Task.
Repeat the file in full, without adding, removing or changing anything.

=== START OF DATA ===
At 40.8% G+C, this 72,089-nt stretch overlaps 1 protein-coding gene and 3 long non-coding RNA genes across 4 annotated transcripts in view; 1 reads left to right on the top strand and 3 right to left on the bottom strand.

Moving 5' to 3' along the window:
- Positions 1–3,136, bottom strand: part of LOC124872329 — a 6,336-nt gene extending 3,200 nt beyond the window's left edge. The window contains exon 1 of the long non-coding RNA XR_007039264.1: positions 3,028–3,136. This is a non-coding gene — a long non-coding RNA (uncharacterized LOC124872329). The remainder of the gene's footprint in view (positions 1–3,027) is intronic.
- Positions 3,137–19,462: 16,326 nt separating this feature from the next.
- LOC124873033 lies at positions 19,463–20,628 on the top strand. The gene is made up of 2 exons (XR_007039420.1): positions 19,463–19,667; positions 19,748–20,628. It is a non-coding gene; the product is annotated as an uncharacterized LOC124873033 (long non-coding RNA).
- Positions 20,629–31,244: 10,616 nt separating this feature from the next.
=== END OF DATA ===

At 40.8% G+C, this 72,089-nt stretch overlaps 1 protein-coding gene and 3 long non-coding RNA genes across 4 annotated transcripts in view; 1 reads left to right on the top strand and 3 right to left on the bottom strand.

Moving 5' to 3' along the window:
- Positions 1–3,136, bottom strand: part of LOC124872329 — a 6,336-nt gene extending 3,200 nt beyond the window's left edge. The window contains exon 1 of the long non-coding RNA XR_007039264.1: positions 3,028–3,136. This is a non-coding gene — a long non-coding RNA (uncharacterized LOC124872329). The remainder of the gene's footprint in view (positions 1–3,027) is intronic.
- Positions 3,137–19,462: 16,326 nt separating this feature from the next.
- LOC124873033 lies at positions 19,463–20,628 on the top strand. The gene is made up of 2 exons (XR_007039420.1): positions 19,463–19,667; positions 19,748–20,628. It is a non-coding gene; the product is annotated as an uncharacterized LOC124873033 (long non-coding RNA).
- Positions 20,629–31,244: 10,616 nt separating this feature from the next.